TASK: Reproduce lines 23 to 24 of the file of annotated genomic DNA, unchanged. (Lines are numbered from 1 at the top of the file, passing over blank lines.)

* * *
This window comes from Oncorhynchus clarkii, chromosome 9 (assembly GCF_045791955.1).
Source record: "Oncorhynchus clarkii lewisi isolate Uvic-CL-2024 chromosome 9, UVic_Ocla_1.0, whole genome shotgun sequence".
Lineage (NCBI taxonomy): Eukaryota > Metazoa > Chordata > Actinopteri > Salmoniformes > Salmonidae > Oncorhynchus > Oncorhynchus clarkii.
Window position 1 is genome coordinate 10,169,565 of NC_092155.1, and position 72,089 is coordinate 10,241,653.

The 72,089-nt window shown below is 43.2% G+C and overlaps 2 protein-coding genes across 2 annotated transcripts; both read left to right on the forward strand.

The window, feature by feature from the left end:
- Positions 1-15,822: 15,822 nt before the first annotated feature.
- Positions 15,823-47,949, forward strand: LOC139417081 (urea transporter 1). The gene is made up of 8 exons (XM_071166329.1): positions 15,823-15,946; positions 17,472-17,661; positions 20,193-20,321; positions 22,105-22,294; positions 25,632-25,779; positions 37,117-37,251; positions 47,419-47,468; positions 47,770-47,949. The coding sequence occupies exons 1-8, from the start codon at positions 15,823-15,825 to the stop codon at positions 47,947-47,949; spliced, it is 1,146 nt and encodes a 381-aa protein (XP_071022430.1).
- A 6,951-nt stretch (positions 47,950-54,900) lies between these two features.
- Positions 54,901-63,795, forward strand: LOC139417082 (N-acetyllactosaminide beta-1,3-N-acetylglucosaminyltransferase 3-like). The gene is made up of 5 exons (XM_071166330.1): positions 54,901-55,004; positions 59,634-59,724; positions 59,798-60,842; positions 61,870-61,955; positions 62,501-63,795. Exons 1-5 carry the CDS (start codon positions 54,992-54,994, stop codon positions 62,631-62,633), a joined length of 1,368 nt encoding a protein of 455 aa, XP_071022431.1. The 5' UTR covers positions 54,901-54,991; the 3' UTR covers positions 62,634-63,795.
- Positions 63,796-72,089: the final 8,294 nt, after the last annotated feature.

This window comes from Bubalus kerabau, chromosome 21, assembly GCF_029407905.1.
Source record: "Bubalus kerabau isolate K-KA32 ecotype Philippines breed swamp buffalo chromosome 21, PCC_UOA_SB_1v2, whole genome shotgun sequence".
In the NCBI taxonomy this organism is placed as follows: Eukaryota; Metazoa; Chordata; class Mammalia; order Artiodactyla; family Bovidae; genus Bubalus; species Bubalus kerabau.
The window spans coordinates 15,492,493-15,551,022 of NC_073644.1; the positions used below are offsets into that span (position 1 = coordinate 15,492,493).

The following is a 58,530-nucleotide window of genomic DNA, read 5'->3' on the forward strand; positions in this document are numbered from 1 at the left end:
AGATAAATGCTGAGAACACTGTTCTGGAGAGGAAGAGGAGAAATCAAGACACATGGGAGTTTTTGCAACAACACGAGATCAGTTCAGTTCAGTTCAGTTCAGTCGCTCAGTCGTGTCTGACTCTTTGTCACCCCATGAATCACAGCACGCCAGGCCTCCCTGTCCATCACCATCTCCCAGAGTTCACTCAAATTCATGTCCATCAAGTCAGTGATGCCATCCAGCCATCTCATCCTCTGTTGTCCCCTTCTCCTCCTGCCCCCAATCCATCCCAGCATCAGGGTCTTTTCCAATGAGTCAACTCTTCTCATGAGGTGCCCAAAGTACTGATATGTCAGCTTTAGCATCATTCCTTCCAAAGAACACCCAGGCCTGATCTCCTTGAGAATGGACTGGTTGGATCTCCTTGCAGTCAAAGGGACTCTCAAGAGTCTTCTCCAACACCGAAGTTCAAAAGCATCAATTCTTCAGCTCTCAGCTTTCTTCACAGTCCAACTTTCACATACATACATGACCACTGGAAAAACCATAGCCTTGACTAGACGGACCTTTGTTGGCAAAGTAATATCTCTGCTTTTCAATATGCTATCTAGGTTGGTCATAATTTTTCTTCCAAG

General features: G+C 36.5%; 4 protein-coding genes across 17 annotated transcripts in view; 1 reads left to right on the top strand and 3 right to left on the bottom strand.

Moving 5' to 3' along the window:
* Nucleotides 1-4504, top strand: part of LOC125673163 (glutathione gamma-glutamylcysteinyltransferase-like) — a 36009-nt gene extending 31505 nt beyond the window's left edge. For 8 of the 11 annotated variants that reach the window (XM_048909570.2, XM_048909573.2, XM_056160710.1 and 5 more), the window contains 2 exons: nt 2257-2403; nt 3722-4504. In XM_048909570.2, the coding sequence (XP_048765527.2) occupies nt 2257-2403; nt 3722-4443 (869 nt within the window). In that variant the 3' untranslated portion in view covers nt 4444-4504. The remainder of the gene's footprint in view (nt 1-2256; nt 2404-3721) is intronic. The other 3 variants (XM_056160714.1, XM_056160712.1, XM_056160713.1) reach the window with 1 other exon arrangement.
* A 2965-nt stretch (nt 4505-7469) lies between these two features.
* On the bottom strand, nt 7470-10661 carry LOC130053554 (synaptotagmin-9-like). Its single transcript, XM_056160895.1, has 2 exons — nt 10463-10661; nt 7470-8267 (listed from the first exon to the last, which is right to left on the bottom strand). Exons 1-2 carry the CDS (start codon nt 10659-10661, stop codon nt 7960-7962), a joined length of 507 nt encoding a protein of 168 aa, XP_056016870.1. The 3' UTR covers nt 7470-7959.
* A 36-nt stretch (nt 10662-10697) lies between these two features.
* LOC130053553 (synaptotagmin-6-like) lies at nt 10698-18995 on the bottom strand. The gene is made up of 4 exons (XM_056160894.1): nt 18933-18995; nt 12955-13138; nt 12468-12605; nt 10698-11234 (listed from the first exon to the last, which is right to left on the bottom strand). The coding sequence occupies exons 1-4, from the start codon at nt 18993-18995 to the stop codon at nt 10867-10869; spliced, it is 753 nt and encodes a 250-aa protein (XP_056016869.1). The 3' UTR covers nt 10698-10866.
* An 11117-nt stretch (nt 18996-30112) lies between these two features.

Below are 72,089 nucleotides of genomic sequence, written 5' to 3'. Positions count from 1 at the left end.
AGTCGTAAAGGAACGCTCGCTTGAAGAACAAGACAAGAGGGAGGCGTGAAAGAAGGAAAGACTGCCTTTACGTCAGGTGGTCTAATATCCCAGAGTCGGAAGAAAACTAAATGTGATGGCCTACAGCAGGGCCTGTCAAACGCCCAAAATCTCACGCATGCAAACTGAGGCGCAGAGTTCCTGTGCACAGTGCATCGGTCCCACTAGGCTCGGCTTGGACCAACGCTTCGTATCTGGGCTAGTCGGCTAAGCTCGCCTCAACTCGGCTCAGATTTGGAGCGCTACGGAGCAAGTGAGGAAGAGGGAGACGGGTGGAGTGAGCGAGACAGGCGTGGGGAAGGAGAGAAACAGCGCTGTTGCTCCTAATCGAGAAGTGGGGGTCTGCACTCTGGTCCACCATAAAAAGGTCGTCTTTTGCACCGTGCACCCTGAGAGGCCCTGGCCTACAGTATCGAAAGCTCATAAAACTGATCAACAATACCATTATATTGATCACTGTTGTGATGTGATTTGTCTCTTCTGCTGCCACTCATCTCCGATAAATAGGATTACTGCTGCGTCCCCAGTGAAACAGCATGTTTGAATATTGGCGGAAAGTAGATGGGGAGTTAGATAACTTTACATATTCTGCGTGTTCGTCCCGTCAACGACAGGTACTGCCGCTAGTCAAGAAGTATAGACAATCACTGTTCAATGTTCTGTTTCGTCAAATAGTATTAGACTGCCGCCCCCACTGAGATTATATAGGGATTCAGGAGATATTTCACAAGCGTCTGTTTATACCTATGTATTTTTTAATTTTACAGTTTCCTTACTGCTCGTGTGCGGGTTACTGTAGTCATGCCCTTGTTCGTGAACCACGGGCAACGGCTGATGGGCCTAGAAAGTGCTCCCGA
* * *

* A 36-nt stretch (nt 10662-10697) lies between these two features.
* LOC130053553 (synaptotagmin-6-like) lies at nt 10698-18995 on the bottom strand. The gene is made up of 4 exons (XM_056160894.1): nt 18933-18995; nt 12955-13138; nt 12468-12605; nt 10698-11234 (listed from the first exon to the last, which is right to left on the bottom strand). The coding sequence occupies exons 1-4, from the start codon at nt 18993-18995 to the stop codon at nt 10867-10869; spliced, it is 753 nt and encodes a 250-aa protein (XP_056016869.1). The 3' UTR covers nt 10698-10866.